Owen soundpl iceberg option one

  • 1,480 views
Uploaded on

 

  • Full Name Full Name Comment goes here.
    Are you sure you want to
    Your message goes here
    Be the first to comment
No Downloads

Views

Total Views
1,480
On Slideshare
0
From Embeds
0
Number of Embeds
1

Actions

Shares
Downloads
130
Comments
0
Likes
1

Embeds 0

No embeds

Report content

Flagged as inappropriate Flag as inappropriate
Flag as inappropriate

Select your reason for flagging this presentation as inappropriate.

Cancel
    No notes for slide
  • These are useful hints and tips that will allow us all to cope with change. Use handout 2. We only have full power over our own actions. For changes that are forced on you, try and accept that some things are going to be out of your control. It goes without saying that keeping an open mind is crucial, and don’t be afraid to ask questions. Visualise a good ending, then think of how to achieve the ending as you have visualised it. Think of good examples of change that has worked well for you. You come first, so look after yourself and get necessary support from all available sources. Don’t be afraid to ask for help Talk about it, it helps! There are many websites and information online dedicated to change management. Identify more opportunities that the change will bring. It is a bit hard but remaining positive is definitely helpful. If you are struggling, don’t keep quiet about it, seek help. Finally, focusing on a very good outcome and a new beginning can work like magic.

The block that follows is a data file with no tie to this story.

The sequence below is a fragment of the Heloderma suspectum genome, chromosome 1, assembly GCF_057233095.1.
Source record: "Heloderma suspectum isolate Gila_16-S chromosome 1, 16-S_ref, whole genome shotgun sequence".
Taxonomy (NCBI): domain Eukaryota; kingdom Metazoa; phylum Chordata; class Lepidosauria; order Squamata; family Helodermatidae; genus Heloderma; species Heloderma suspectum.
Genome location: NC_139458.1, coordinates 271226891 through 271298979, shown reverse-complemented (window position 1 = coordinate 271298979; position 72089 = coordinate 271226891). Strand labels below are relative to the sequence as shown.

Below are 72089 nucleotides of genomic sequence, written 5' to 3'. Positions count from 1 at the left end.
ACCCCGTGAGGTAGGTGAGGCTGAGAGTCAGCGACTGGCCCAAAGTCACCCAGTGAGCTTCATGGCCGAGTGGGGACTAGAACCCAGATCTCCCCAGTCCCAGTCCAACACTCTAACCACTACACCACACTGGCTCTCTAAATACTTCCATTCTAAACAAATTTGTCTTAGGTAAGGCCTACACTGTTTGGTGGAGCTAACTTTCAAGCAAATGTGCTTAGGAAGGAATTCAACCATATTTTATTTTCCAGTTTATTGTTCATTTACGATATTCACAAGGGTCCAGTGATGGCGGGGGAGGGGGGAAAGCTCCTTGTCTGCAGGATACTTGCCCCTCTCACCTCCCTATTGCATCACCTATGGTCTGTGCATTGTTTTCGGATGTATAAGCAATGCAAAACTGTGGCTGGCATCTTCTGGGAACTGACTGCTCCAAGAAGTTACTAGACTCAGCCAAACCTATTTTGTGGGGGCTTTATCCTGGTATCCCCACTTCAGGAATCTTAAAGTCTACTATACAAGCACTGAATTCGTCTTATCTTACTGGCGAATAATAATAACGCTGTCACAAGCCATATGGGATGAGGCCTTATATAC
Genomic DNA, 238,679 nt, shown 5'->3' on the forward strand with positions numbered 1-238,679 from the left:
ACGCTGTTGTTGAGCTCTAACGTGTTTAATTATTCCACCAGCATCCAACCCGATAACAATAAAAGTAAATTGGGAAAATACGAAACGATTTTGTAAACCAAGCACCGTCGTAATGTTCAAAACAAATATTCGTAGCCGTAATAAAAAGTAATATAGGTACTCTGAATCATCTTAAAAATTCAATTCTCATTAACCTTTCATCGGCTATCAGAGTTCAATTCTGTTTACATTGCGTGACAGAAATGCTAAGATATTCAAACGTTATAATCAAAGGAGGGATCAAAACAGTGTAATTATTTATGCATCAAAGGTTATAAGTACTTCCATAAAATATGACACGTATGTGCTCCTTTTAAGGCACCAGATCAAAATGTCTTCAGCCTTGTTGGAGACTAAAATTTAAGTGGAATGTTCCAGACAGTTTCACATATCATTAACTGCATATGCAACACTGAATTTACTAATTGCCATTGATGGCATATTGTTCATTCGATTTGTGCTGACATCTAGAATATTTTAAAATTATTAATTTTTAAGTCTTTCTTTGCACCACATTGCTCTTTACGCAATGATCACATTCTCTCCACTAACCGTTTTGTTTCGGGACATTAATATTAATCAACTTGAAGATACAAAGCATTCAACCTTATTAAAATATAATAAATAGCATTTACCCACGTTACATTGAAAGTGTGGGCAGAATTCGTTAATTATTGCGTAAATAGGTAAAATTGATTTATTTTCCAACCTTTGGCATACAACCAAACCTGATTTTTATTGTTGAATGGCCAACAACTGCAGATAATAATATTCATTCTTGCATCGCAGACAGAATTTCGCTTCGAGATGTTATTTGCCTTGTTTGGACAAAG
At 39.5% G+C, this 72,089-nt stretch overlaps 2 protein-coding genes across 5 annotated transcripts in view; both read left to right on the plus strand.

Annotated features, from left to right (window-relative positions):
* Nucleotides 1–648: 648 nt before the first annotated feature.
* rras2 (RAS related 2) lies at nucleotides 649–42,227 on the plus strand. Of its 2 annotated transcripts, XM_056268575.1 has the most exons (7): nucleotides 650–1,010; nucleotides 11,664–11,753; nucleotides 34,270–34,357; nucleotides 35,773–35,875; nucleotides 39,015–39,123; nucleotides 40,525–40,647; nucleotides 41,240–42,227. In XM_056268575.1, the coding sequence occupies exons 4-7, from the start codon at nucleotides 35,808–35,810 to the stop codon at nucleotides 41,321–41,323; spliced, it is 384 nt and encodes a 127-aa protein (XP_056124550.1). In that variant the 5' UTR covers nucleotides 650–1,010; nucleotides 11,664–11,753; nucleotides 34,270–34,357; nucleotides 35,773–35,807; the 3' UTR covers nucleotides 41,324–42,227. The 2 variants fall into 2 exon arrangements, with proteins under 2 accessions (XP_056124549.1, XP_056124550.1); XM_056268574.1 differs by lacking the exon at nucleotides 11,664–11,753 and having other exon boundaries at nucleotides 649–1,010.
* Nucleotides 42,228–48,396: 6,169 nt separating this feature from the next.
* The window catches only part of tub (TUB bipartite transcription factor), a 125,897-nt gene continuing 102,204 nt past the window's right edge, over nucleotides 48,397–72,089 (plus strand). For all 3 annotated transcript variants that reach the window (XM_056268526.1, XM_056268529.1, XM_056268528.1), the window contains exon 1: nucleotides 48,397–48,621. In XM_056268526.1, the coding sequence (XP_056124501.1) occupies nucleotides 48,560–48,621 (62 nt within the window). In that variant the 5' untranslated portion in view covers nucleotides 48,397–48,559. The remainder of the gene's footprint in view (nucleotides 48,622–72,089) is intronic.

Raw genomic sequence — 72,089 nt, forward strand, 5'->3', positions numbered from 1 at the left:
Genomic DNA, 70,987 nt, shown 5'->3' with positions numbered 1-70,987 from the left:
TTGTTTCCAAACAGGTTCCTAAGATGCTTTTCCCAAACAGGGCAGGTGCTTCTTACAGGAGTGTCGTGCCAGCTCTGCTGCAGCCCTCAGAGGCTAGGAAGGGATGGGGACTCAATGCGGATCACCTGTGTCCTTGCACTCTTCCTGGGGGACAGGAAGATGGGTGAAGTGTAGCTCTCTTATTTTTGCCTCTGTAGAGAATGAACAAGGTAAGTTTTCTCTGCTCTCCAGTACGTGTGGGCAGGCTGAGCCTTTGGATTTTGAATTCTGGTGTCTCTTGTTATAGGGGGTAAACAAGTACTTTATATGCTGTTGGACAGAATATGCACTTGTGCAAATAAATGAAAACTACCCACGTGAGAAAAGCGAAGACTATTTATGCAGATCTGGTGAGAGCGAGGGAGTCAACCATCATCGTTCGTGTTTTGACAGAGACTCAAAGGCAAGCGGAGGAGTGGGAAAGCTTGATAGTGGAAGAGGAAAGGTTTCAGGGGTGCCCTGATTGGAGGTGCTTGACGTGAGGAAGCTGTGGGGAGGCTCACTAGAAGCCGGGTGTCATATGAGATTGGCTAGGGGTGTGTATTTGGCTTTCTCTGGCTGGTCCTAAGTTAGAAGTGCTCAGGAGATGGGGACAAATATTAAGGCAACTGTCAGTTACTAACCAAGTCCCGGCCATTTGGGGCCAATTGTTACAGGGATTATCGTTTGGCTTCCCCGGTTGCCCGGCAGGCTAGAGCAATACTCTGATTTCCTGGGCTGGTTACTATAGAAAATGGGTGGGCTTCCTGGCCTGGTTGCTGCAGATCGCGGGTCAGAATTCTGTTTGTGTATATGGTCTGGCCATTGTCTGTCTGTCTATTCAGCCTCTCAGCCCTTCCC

• Many people approach change as if they were holding their breath. They try to freeze the present, hold things static, and resist change in an attempt to control the world around them. teams, our families, and our communities are alive. They live, breathe, and change every day. They need movement. The purpose of work for each of us is to create movement, to produce some sort of change for the organization. Without movement toward its goals, the organization will suffocate.
  • After holding your breath, your body needs to breathe faster and more often to reach a state of equilibrium. Successful adjustment to change is not just movement, it’s movement with predictability. We know what will happen when we exhale. We will take a breath, and then another, and another. There is a predictable rhythm there that we know will sustain us, give us something solid to rely upon, and help us reorient ourselves after the initial shock of change. It’s much harder to adjust to change if there’s nothing familiar in sight at the other end. Challenge your group to think about how they can use the rhythm of their own life activities to make their adjustment to change smoother.
  • Think of a change that you recently experienced. Did you like that change? Or you happy with it? Does it matter if you like it or not?
  • In 1831, common carp were imported into North America. Less than two centuries later, they make up most of the biomass of fish in the Mississippi River. They uproot aquatic plants important to other fish and waterfowl and stir up sediments, releasing nutrients and other pollutants trapped there. Today, new invaders threaten further ecological disruption. http://www.bellmuseum.org/invasive_carp.html
  • Self-awareness is the first step ….being aware of your reactions/emotions is the key….
  • 7 Deadliest Words of Change

Transcript

  • 1. Dealing WithChangeA Dysart & JonesWorkshopforOwen SoundPublic Library
  • 2. Agenda• Summary of “Our Iceberg is Melting”• Discuss of Iceberg and Owen Sound PL• Other sectors undergoing change• The nature of Change• Big Changes Predicted for Libraries• Small Group Work• Reporting• Conclusion